The first thing one notices about Harry Martinson's poems is their precision and over-all exactitude…. Always the precision takes on its own life, moves from impression to expression but without disturbing its own clear-pond-like surface…. [His] attention to actual "things" is nothing less than reverence, the everyday magic that keeps banality out of the everyday and out of Martinson's poems. Thus he can write a difficult (borderline sentimental) Wright-like elegy like "No Name for It" [in Friends, You Drank Some Darkness] with almost frustrating ease….

The second thing one notices about these poems is stillness. It is the blood of every word Martinson writes, and it winds without a seam around a major theme in Scandinavian literature from Strindberg to the present: the holy solitude of travelers. The small lyric "March Evening" … is a made-to-order example…. (p. 76)

Using precision, stillness, and the solitude of travelers, Martinson strings a tense, thin field between the mechanized, human-dominated world and the dance of nature. Like all lyric poets, Martinson draws heavily on his place in the natural flow. Nature, therefore, is in his poems true power. All else is counterfeit. In the poem "Hades and Euclid," it is the human world, the mathematical and mechanical one, which is flat and burning. Life, in Martinson's work, is depth, depth is power, and power is at its most luminous in the natural world. Though this conviction can be seen in nearly every poem collected here, nowhere is Martinson's moral ecology more explicitly outlined than in the poem "Winds of Passage."… [The] source of the tragic in Harry Martinson's work [is that new worlds do not exist—but in the world being left behind and in dreams]. It is not personal tragedy … but the unutterably huge sorrow of our species and, ultimately of our gleaming planet as well. (pp. 76-7)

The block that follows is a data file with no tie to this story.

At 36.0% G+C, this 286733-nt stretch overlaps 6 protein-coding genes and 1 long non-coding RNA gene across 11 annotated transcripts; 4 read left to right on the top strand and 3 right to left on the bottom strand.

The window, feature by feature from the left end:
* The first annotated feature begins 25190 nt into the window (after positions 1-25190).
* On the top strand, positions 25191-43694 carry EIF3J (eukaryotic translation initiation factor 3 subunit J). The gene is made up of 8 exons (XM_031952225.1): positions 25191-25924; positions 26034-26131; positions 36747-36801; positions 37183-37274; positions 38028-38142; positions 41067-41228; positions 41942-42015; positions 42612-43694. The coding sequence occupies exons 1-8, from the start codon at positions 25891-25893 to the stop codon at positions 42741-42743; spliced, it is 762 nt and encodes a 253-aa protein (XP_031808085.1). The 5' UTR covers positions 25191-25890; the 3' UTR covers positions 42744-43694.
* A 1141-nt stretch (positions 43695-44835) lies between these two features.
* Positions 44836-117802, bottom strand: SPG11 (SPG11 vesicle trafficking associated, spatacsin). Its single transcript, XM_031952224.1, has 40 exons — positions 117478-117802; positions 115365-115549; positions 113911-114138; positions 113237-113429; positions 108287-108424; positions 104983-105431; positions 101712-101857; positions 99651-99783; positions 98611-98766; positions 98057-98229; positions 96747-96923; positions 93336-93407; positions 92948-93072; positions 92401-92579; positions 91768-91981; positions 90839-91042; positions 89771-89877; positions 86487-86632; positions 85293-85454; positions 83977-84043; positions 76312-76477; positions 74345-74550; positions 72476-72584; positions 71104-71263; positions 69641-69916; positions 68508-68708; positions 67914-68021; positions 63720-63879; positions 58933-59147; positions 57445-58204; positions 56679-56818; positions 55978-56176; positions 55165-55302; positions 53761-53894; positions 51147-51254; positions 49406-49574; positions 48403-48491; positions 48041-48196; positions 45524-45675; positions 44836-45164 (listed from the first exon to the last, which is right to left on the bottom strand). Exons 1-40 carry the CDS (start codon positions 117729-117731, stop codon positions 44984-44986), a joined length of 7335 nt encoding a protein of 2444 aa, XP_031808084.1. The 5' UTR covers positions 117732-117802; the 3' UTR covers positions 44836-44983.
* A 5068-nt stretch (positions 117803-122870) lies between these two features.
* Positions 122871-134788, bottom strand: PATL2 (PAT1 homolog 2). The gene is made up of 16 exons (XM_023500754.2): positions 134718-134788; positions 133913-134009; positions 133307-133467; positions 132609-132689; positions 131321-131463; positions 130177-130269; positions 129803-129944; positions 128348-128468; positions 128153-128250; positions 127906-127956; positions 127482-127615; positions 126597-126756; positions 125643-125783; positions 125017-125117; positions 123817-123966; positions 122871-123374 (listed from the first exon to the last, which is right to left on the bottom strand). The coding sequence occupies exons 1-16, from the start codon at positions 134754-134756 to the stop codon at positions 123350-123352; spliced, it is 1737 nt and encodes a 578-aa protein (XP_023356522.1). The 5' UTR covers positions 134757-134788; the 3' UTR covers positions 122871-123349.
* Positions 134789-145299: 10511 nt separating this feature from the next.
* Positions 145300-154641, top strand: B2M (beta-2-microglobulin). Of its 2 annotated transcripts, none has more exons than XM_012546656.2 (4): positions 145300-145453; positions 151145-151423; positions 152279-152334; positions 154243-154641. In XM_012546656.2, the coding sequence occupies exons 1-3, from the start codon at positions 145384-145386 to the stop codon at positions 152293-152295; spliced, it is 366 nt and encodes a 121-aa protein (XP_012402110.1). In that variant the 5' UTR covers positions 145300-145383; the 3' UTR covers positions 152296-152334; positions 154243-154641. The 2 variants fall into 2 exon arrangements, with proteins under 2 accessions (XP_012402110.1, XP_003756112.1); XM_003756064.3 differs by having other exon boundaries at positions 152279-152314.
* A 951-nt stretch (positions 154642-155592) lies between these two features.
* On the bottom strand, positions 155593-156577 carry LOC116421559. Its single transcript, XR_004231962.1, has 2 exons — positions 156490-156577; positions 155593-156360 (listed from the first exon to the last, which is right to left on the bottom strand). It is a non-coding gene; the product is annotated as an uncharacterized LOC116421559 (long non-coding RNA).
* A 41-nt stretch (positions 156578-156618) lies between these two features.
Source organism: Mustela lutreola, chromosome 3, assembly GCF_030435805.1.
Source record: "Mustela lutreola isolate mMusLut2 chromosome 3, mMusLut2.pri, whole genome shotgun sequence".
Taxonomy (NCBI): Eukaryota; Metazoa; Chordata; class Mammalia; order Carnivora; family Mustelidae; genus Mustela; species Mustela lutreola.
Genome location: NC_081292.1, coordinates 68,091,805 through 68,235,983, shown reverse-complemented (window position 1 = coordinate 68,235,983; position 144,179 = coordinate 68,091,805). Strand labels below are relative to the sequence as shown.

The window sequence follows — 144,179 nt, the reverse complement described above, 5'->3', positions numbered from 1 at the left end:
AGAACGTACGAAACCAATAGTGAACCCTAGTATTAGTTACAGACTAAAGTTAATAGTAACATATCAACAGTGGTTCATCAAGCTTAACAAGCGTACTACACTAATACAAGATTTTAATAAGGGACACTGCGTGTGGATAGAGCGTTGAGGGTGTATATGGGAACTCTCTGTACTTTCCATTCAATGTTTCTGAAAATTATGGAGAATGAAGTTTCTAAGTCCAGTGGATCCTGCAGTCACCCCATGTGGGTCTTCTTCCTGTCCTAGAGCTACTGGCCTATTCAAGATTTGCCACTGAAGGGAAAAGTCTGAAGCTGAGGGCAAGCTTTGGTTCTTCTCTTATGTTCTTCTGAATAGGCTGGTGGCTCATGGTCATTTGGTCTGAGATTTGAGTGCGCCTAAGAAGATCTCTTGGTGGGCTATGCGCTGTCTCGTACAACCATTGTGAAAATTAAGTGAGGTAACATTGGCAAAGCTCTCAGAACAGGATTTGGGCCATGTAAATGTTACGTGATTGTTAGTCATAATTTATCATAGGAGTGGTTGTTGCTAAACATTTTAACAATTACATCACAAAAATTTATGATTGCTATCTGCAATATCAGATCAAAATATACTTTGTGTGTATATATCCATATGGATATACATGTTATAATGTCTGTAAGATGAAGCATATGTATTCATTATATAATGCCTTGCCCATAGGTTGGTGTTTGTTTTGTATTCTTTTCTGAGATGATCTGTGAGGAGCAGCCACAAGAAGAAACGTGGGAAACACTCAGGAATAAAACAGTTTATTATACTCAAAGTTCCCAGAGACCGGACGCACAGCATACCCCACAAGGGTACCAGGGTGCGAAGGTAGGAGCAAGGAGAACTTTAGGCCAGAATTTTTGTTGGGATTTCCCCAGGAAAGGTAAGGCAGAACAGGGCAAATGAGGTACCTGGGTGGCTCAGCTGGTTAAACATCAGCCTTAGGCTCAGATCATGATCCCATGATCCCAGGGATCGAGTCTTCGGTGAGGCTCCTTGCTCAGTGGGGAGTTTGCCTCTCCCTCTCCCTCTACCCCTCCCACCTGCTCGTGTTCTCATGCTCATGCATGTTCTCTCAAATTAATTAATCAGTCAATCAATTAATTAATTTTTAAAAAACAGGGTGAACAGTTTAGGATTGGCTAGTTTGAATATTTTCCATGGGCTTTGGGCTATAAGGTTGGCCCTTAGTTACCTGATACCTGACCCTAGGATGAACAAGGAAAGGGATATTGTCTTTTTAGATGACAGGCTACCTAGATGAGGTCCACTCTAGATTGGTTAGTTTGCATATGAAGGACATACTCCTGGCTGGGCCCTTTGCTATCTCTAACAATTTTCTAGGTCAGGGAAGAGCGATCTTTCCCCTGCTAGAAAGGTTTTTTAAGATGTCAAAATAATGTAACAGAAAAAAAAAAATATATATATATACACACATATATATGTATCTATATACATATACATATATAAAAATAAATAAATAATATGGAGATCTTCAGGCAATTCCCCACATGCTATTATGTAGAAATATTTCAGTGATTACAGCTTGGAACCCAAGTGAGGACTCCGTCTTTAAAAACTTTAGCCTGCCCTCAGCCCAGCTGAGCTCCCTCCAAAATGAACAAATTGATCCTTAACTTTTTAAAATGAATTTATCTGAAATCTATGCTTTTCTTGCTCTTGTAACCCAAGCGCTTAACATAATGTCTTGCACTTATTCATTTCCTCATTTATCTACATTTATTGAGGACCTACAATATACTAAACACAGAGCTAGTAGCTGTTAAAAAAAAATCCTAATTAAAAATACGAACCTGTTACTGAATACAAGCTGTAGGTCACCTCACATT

Salvation? If Martinson believes in it, he locates it in the solitary mind, the unconscious surfacing from deep down without letting go the soil-clogged roots of existence. All things (even planets, species) die, but the deep-given perceptions of a reverent life stop time and are deathless…. (p. 77)

Christopher Howell, "Swedish Mystics," in Moons and Lion Tailes (copyright © 1976 by The Permanent Press), Vol. II, No. 1, 1976, pp. 75-82.∗